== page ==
four types of shock

Shock is defined as inadequate tissue perfusion leading to organ system compromise or failure. In clinical practice, shock is often considered synonymous with hypotension (although that isn't always the case). There are four types of shock by mechanism: hypovolemic, cardiogenic, distributive, and obstructive. A patient may have more than one mechanism at a time, of course--someone with sepsis (distributive shock) might also have significant systolic dysfunction (cardiogenic shock). 

 

Hypovolemic Shock is due to low circulating blood volume. This can be due to acute hemorrhage (trauma, GI bleeding) or loss of plasma volume (vomiting, diarrhea, third spacing, high urinary losses). The treatment is replacement of blood volume with isotonic crystalloid, like Lactated Ringer's or 0.9% saline, or blood products.

 

  • ​Lactated Ringer's is preferred in most cases to reduce the incidence of hyperchloremic acidosis and acute kidney injury

  • For active, significant hemorrhage, transfusing PRBC and FFP in a 1:1 ratio is superior to transfusing separately based on the hemoglobin and INR.

Cardiogenic Shock is due to poor function of the heart, leading to hypoperfusion. This can be mechanical (poor pump  function, valvular disease) or electrical (dysrhythmias). The most common reason for cardiogenic shock is systolic failure due to acute myocardial infarction. The treatment should address two things--supporting the circulation and correcting the underlying cause.

 

  • Inotropes and vasopressors are used to support the circulation. Dobutamine and milrinone are inotropes and chronotropes. Dopamine has these properties as well, and causes peripheral vasoconstriction; this is helpful when the systolic blood pressure is less than 90. Norepinephrine is primarily a peripheral vasoconstrictor but it does have some beta-1 adrenergy, and can be used when tachycardia is a concern. For refractory shock, intra-aortic balloon counterpulsation (IABP) should be considered.

  • Correction of the underlying cause is vital in cardiogenic shock. Reperfusion of myocardium and treatment of unstable dysrhythmias should be done as quickly as possible.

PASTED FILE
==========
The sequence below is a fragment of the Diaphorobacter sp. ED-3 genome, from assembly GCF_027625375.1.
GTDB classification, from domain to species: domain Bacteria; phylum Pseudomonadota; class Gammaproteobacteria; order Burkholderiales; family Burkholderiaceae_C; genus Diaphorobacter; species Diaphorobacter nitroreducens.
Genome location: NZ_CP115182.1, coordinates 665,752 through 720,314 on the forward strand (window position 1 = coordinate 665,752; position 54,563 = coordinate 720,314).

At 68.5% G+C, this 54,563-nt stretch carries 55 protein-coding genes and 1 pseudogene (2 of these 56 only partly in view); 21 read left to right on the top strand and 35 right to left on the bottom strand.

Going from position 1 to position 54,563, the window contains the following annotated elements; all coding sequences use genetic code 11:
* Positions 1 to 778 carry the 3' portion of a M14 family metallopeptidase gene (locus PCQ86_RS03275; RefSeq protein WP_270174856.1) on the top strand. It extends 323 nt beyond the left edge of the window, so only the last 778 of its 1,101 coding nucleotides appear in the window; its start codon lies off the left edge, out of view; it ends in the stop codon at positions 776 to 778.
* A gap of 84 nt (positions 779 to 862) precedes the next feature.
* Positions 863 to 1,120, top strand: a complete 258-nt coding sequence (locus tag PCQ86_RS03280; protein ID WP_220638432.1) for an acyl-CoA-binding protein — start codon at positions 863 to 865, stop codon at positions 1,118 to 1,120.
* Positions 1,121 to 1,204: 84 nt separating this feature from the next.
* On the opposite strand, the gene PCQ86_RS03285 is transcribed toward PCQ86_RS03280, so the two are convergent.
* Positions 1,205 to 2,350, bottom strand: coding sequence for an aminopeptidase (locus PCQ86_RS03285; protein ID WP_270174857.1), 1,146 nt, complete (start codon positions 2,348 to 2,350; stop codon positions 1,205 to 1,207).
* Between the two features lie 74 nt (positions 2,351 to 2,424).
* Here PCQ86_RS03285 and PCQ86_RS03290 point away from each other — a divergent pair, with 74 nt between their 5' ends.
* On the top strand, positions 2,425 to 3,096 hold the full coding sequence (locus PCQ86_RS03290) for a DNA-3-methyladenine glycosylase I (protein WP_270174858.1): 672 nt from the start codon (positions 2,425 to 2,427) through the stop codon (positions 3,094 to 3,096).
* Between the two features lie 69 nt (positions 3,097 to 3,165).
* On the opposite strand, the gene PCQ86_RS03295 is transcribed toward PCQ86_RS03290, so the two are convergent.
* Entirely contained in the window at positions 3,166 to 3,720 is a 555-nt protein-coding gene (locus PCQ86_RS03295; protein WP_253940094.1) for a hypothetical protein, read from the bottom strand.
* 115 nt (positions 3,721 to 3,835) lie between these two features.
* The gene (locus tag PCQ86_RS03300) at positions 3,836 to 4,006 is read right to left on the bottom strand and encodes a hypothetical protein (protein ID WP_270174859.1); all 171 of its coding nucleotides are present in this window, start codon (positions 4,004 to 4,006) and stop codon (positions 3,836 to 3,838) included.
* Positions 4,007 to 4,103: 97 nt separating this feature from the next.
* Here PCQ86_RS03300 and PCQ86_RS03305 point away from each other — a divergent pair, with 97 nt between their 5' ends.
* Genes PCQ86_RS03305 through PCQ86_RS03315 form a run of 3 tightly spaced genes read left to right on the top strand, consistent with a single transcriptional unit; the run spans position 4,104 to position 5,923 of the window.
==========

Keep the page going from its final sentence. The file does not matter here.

Distributive Shock is due to pathologic vasodilation—the blood volume is normal, but the space it has to fill is now greater. Cardiac function is often normal or hyperdynamic, and the extremities are warm and well-perfused despite hypotension. This is also known as “warm shock.” The most common reasons for distributive shock are sepsis, anaphylaxis, adrenal insufficiency, and loss of vasomotor tone (as is often seen with spinal cord injury). The treatment is expansion of the blood volume with isotonic crystalloid, followed by vasoconstricting agents. Norepinephrine is preferred because many patients will benefit from the additional inotropy and chronotropy that it provides. Phenylephrine is a pure vasoconstrictor and can also be used. 
 

Obstructive Shock occurs when something obstructs blood return to the left ventricle. The most common causes of obstructive shock are tension pneumothorax, pericardial tamponade, dynamic hyperinflation, and massive pulmonary embolism.

 

  • Tension pneumothorax causes shock by obstruction of the great veins. As the pneumothorax enlarges, the increased intrathoracic pressure causes the mediastinum to shift to the opposite side. This kinks the SVC and IVC, leading to hypotension. Signs include absent breath sounds on the side of the pneumothorax, distended neck veins, subcutaneous air (not always present), and shift of the trachea to the opposite side. The treatment is emergent evacuation of the pneumothorax, either with needle decompression or a chest tube. Don’t wait on the X ray to make the diagnosis!

  • Pericardial tamponade, either from bleeding or pericardial fluid, constricts the chambers of the heart. This leads to an “equalization of pressures,” where the right atrial, pulmonary artery diastolic, and left atrial pressures are the same. If the pressures are the same, blood doesn’t flow very well, and this leads to an underfilled left ventricle. Signs include distended neck veins, hypotension, and muffled heart tones (Beck’s Triad). These may not be seen, however, and bedside ultrasound can be very helpful to make the diagnosis. The treatment is emergency pericardiocentesis or a subxiphoid pericardial window.

  • Dynamic hyperinflation happens when the patient can’t exhale completely. This is most often seen in those with COPD or status asthmaticus—it’s easy to get the air in, but not out. When it’s severe, it can reduce venous return to the heart and cause hypotension. Signs include diffuse wheezing, forced exhalation, and distended neck veins. The ventilator waveform will show expiratory flow not going all the way to baseline. The treatment is to give the air time to escape. Shorten the inspiratory time, increase inspiratory flow, and decrease the ventilator rate.

  • Massive pulmonary embolism is a form of obstructive shock because the large clot burden prevents blood from getting from the right side of the heart to the left. Signs include distended neck veins, hypoxemia, and hypercapnia. If you have a pulmonary artery catheter in place, the CVP will be higher than the PAOP. Treatment involves reducing the clot burden with thrombolytic therapy or surgical embolectomy, and supporting the circulation with norepinephrine. Giving large amounts of isotonic fluids may be counterproductive—as the right ventricle gets more full, it will bow into the left ventricle and reduce left ventricular stroke volume.